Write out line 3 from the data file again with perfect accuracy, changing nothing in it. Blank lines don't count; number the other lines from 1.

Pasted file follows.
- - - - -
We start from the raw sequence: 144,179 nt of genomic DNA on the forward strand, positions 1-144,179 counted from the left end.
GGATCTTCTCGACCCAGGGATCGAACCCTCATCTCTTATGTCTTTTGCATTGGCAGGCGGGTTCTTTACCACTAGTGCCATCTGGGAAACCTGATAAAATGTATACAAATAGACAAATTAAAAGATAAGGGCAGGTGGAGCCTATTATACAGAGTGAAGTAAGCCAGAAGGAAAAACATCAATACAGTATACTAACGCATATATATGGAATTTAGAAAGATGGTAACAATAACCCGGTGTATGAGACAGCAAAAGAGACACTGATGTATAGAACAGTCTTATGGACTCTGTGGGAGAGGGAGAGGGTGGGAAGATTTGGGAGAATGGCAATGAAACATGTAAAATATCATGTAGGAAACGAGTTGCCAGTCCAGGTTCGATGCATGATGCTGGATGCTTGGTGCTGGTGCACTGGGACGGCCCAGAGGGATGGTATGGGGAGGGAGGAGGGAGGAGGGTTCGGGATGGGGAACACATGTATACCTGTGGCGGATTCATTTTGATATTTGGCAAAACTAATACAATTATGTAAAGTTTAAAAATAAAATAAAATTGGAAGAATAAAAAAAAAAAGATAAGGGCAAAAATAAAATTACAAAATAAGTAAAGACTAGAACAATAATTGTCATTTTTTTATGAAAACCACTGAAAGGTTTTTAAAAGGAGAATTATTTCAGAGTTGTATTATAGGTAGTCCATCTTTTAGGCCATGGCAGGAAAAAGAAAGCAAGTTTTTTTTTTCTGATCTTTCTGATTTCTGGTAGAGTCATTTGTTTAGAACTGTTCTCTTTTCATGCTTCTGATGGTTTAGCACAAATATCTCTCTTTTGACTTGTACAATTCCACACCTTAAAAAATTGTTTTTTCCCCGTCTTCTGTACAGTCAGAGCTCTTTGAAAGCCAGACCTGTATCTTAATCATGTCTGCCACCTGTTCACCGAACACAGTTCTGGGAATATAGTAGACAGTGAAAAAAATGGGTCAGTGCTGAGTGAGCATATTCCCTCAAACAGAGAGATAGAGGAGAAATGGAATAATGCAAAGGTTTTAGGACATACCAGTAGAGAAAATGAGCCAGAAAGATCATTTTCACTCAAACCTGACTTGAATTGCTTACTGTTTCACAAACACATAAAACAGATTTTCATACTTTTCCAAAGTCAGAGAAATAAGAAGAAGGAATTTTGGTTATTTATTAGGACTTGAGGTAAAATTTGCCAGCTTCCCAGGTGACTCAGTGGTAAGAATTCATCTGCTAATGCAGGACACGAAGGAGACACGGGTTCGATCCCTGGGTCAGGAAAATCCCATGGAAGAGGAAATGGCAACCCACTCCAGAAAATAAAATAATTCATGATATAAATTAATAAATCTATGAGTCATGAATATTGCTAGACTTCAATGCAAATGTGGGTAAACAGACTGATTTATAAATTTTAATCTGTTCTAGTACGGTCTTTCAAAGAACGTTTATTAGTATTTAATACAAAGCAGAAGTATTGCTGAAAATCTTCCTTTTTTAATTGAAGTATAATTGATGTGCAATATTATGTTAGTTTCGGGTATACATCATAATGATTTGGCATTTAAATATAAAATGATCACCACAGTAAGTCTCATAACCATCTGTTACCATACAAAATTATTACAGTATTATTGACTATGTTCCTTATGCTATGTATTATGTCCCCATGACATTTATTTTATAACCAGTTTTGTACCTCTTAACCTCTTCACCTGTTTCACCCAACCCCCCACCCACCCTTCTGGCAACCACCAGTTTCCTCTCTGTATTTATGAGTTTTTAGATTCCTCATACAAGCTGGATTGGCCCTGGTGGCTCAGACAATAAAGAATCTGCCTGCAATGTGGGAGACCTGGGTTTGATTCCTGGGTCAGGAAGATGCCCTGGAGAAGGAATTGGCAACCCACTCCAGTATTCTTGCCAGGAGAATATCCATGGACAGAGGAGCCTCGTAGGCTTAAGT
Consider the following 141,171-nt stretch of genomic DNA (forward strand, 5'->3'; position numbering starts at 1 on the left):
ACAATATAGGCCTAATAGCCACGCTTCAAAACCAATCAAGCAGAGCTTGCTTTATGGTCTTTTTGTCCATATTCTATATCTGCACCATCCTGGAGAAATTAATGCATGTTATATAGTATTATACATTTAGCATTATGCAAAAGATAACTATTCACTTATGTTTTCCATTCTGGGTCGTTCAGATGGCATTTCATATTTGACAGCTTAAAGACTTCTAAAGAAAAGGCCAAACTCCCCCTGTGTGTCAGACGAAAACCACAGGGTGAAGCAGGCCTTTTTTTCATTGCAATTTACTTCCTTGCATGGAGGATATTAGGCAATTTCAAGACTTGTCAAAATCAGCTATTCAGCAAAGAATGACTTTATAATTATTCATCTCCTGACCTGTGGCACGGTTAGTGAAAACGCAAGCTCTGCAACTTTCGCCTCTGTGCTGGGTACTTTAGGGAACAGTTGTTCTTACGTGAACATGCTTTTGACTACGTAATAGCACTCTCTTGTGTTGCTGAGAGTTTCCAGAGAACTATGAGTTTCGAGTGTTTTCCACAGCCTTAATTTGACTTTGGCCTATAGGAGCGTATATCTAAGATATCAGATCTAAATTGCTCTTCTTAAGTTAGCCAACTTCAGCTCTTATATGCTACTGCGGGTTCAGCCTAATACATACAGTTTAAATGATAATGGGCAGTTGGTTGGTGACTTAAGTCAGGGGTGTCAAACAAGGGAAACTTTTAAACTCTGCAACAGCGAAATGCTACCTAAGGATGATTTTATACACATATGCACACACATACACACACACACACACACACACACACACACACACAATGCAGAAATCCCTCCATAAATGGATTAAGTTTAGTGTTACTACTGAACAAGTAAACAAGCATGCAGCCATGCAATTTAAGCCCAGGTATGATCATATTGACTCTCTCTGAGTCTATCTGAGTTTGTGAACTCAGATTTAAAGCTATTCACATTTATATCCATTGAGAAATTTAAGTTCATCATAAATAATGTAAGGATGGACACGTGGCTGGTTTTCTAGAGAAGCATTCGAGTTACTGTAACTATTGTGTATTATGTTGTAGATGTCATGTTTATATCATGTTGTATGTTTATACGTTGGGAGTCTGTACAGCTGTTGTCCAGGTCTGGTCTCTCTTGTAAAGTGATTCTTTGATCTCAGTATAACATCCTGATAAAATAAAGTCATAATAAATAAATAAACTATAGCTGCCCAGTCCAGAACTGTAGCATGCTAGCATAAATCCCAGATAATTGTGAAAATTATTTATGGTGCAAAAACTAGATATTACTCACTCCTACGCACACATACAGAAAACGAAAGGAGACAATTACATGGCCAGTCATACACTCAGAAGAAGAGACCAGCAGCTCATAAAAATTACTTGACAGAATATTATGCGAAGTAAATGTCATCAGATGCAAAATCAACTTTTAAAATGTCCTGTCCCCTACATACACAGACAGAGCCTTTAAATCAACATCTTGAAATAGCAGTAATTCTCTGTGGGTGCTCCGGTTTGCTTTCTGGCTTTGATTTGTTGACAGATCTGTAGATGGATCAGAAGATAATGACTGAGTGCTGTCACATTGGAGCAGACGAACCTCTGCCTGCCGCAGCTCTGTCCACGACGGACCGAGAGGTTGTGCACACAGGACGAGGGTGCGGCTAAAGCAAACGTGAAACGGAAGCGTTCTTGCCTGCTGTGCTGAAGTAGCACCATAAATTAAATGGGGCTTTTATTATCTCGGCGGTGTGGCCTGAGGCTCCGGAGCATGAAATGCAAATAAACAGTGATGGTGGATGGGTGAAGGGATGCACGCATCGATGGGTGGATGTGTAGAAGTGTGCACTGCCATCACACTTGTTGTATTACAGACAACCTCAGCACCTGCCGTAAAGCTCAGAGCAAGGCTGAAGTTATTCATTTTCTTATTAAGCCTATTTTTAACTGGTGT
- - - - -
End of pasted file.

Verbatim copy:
Consider the following 141,171-nt stretch of genomic DNA (forward strand, 5'->3'; position numbering starts at 1 on the left):